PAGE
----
New Year’s Resolutions When You Don’t Know What to Expect

New Year's Resolutions in a time of uncertainty. Picture of fireworks over water, by Ray Hennessy on Unsplash

I’ve never been one to make new year’s resolutions. I know they usually fail, and they’re far too vague to be of much use to me. This year in particular, new year’s resolutions seem to be even more futile… after all, how do you make a long-term commitment when the world is upside down and you don’t know what to expect?

But all is not lost; you can still make 2021 a good year. After all, it has to be better than 2020, right? Right….?

The truth is, none of us know if 2021 will be a better year. The stroke of midnight on January 1st did not magically turn over a new leaf in the world. We are still very much in the middle of a pandemic, parents of young children are still trying to figure out how to work from home while supporting their kids’ online learning, and a tonne of people have lost their jobs, or worse, lost loved ones to COVID-19. And it’s winter in North America, which means gray days upon gray days upon gray days, which doesn’t help our mood when we’re already isolated from the usual things that make us happy, like being in the same room with friends or participating in extracurriculars.

Although this may seem like a grim picture—and it kind of is—all is not lost. We can still make our year a good one. But looking at a whole year can be quite discouraging, especially when you don’t know what to expect. That’s why new year’s resolutions may not be your best option this year, or any year, really. Instead, think of a theme for your year.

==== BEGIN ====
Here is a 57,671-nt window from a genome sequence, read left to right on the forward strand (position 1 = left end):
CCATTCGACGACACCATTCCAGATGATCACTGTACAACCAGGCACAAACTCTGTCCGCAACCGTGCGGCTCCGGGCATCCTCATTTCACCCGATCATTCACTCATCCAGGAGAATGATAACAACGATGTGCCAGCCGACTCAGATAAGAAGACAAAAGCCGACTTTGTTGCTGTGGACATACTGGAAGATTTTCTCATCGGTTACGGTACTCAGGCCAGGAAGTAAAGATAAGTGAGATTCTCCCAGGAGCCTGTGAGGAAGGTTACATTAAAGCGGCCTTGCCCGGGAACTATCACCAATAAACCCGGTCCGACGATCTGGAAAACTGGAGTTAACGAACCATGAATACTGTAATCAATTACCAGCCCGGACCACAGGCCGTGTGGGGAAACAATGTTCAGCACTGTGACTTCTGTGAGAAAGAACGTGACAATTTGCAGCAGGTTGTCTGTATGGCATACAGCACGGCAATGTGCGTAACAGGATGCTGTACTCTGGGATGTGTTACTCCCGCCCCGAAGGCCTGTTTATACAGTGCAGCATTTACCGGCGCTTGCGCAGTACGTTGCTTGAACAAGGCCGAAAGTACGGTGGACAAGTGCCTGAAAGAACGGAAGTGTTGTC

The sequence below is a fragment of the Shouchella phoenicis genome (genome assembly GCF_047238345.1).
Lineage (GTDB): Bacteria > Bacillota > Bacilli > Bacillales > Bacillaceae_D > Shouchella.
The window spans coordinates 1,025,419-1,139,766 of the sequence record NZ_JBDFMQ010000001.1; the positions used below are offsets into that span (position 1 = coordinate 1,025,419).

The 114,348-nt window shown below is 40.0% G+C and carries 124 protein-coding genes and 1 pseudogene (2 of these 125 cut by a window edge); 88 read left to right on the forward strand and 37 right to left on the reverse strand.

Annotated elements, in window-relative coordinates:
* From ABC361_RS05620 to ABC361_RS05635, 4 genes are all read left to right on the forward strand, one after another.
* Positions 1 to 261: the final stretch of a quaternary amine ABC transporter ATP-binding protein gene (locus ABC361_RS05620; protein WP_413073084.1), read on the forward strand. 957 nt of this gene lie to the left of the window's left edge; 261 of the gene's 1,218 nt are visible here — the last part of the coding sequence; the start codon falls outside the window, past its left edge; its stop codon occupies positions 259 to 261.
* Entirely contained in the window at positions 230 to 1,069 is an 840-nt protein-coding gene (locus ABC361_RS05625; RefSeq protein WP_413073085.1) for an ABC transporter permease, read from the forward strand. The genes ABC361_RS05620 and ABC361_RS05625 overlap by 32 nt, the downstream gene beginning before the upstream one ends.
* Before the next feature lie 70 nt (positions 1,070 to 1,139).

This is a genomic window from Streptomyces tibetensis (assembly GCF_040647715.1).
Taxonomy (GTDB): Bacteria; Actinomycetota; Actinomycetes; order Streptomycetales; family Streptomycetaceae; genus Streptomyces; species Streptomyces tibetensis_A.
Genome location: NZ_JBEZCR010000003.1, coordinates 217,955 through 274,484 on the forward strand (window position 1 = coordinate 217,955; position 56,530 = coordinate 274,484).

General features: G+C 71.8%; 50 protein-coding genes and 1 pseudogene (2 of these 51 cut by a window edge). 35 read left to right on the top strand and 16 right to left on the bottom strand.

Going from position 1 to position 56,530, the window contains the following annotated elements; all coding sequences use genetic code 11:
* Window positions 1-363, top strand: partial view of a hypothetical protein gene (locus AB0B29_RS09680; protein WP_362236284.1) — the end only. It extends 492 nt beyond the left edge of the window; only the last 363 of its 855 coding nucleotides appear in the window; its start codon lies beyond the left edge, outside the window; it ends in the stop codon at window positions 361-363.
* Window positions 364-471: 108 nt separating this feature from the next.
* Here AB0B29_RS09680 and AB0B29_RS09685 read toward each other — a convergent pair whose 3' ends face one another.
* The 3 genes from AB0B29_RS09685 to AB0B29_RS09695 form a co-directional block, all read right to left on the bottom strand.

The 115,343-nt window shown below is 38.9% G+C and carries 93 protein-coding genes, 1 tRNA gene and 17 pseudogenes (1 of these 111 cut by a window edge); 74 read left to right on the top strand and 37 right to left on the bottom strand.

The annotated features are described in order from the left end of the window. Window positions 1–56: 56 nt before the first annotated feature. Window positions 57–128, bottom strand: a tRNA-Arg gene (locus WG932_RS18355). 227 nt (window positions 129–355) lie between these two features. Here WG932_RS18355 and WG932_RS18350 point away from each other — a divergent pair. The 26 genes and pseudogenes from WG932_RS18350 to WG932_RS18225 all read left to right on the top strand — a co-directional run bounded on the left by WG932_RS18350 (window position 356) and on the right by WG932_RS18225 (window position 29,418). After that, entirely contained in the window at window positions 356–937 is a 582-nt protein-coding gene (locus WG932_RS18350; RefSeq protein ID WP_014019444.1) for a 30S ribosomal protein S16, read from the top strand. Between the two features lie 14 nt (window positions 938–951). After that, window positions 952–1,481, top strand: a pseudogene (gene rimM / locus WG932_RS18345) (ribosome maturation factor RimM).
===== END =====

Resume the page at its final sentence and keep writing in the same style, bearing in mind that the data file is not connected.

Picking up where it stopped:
Choosing a theme will allow you to create shorter term, more specific goals that are actually attainable. Here’s an example. Perhaps this year you want to be more grateful. Think of it as a theme for your year, and create small goals that will help you to be true to your theme. For example, this week, you could set a goal to tell a loved one you are grateful for them. Next week, you could set a goal to write down five things you are grateful for each day, and so forth.

By choosing a theme instead of a resolution, you can set smaller, achievable goals on a weekly or even daily basis. This eliminates the unknown and focuses on what you can control, which is so important during times of uncertainty.

My invitation to you is to choose a theme for your year, and choose a short-term goal that reflects that theme. A goal that you can work on this week, or even this day. You don’t even have to choose a theme for your entire year. You can choose a theme for this week. Or for today. And change your theme as your life requires.

What will your theme be?


2 thoughts on “New Year’s Resolutions When You Don’t Know What to Expect

  1. I’ve been thinking about making a gratitude list, jotting things down as they occur to me. Your email might be the impetus to put them in writing.

    1. Hi Marg!

      Thank you for reading. I’m grateful for your support of my writing. I have been writing a 5-item gratitude list every day for just over a year now, and I can confirm it’s a really helpful practice, especially on days when we’re down. I hope you have been keeping well during these difficult times.

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